Followers

Friday, February 17, 2023

Beauty as the Good

Bellinzona, Switzerland is a place of extraordinary beauty.


Alice C. Linsley

What follows is a general consideration of beauty as the Good. The topic is addressed from different cultural perspectives and time periods. Doubtless, the reader will decide whether the concept of “beauty as the Good” is important, substantial, and valuable. Richard Hooker, a bright light of the English Renaissance, holds our human reasoning in high regard. He wrote, "Of things created, the noblest and most resembling God, are creatures indued with the admirable guifte of understanding." (The Dublin Fragments; V: The creation and governance of the world not yet considered as being evill. And touching the first beginning of evill in the World.) It is hoped that the reader will employ that admirable gift.

Is beauty simply a physical attribute? Or is there a spiritual dimension to beauty that is perceived as good? Can the arts: poetry, painting, sculpture, etc. fully capture the essence of beauty? 

Around 600 B.C., the Greek poet Sappho asserted that “what is beautiful is good” but Plato argued that poetry is inferior to Beauty as a Form. The German poet Friedrich Schiller (1759-1805) wrote that “physical beauty is the sign of an interior beauty, a spiritual and moral beauty.” Yet as history proves many physically attractive people have shown themselves to be quite evil.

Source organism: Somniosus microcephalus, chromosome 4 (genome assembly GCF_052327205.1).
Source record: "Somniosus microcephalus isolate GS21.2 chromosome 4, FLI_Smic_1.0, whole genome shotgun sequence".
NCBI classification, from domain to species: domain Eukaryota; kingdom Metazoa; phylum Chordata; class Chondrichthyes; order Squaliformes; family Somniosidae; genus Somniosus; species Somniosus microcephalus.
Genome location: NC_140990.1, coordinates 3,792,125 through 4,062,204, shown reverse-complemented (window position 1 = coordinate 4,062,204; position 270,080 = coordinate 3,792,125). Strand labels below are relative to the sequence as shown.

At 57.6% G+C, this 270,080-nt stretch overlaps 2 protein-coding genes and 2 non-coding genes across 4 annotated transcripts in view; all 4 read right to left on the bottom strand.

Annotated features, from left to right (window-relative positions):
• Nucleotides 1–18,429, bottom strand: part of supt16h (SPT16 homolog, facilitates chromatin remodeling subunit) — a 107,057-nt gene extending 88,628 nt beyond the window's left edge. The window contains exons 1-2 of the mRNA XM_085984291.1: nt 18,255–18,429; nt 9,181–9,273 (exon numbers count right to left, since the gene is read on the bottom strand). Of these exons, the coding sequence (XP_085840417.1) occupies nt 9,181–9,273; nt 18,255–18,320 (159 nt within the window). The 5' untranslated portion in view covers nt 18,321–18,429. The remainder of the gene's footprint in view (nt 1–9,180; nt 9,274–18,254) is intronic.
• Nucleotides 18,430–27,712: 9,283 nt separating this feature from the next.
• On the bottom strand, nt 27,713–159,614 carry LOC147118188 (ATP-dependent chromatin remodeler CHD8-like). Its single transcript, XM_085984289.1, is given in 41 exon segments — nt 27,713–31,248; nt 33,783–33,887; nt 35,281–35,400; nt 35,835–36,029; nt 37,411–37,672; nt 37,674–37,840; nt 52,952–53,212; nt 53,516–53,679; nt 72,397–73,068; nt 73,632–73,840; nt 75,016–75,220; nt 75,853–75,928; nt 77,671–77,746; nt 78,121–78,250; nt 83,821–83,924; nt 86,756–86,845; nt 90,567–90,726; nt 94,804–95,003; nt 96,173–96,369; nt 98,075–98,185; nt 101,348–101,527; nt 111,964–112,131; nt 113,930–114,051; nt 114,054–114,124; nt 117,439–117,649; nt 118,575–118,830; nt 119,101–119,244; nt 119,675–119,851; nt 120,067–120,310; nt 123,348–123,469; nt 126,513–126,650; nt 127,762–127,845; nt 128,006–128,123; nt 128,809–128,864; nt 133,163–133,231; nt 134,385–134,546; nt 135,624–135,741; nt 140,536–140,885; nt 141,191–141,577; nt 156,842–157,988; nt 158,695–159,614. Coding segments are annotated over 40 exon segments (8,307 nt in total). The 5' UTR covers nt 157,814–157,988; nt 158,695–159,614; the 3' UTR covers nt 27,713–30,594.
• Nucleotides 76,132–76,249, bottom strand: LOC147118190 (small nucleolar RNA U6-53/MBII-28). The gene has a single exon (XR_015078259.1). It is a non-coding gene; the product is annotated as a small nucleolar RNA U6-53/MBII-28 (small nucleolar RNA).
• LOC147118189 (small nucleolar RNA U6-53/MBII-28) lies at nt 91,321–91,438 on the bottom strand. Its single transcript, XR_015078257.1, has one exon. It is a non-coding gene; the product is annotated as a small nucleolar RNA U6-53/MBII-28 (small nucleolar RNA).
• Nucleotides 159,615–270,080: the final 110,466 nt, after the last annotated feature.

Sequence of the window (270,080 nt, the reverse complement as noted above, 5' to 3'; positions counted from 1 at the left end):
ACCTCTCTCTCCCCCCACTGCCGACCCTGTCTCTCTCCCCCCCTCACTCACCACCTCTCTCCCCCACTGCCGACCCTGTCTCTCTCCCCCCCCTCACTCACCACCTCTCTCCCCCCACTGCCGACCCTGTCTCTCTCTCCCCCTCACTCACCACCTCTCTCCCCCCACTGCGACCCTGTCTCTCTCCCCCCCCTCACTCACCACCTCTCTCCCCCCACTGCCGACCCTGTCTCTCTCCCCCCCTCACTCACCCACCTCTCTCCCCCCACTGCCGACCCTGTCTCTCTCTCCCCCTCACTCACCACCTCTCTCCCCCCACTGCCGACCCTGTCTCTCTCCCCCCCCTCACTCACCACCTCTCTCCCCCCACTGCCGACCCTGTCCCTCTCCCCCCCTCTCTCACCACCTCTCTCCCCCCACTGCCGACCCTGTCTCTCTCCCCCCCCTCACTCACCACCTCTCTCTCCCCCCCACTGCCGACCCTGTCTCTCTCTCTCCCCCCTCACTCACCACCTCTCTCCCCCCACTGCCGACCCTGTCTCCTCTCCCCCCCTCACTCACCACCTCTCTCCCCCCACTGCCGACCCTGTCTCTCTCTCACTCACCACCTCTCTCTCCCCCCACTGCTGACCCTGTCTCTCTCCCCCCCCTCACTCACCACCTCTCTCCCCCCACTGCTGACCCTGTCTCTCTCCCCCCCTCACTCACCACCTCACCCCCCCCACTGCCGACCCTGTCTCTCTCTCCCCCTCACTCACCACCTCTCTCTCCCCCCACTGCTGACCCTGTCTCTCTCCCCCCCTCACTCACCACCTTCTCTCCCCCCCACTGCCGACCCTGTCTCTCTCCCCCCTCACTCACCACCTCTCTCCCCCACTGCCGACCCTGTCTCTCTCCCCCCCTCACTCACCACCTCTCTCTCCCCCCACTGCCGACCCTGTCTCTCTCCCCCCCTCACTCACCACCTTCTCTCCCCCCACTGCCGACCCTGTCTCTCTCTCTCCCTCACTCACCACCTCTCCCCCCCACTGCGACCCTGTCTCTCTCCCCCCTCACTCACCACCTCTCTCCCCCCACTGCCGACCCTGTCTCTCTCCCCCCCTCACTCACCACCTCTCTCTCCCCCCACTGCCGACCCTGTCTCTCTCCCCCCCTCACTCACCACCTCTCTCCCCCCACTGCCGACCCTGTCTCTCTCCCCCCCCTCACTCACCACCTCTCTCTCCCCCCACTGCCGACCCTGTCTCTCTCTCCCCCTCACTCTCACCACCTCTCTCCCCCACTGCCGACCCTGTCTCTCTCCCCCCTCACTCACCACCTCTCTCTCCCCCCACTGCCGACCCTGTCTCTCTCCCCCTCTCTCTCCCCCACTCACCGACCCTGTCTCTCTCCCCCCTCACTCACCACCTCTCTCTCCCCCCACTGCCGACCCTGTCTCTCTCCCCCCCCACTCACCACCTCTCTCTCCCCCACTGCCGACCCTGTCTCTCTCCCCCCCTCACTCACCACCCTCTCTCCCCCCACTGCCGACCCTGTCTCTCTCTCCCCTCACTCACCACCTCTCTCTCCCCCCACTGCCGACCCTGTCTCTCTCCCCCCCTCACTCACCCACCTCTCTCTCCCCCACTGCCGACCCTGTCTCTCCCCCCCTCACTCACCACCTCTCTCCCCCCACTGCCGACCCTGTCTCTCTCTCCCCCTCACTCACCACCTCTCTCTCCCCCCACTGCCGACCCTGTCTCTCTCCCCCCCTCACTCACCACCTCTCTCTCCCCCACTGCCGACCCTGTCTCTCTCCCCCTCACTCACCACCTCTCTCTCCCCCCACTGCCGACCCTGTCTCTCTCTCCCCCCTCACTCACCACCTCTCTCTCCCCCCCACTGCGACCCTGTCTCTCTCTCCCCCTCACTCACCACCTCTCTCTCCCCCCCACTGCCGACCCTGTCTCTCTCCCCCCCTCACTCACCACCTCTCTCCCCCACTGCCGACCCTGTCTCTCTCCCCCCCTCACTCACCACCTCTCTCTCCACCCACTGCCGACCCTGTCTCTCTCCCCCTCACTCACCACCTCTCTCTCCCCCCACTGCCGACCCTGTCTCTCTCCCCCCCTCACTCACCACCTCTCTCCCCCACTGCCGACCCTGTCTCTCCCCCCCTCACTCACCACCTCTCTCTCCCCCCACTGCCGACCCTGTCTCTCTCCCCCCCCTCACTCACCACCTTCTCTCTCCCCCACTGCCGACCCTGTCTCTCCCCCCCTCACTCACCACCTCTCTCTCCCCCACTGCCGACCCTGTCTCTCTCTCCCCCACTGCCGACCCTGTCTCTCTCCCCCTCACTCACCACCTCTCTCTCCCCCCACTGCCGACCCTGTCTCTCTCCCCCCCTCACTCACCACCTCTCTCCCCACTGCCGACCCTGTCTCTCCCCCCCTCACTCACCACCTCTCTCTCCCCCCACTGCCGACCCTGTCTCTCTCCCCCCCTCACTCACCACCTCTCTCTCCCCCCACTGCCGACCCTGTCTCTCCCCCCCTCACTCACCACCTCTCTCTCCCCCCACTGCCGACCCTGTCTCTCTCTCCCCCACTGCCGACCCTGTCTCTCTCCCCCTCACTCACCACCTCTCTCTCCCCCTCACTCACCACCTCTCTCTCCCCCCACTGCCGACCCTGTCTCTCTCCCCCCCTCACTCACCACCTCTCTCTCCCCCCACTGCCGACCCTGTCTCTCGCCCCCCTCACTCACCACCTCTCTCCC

When Plato speaks of beauty, he is not referring to that which is physically appealing or attractive. He is speaking of an Ideal or a Form. The Form is eternal and unchanging. Therefore, beauty is not subjective or dependent upon cultural norms. It is something other, and a testimony to eternal realities.

Plato conceives of rational inquiry into the truth and the good as superior to the arts. Sculpture and poetry are good in a much as they have the potential to point to eternal realities. Plato encourages consideration of beautiful things because such contemplation can point to the soul’s eternal nature, a very Greek concept. For Plato, there is pleasure in such contemplation of the eternal.

The Hebrew mindset also finds pleasure in the contemplation of beauty. In the Hebrew Scriptures beauty is equated with glory, purity, honor, and pleasantness. In the Bible, beauty has a direct reference to God. The Hebrew delight in the “beauty of holiness”.

Clearly, there is a cultural difference between the Greek and the Hebrew understandings of beauty. For the Greek, beauty is the preoccupation of the soul. For the Hebrew, beauty is righteousness. Both conceptions are well defined within their immediate cultural contexts. Both generally agree that beauty has certain qualities: balance, symmetry, harmony, luminosity, etc.; qualities which are also ascribed to Goodness.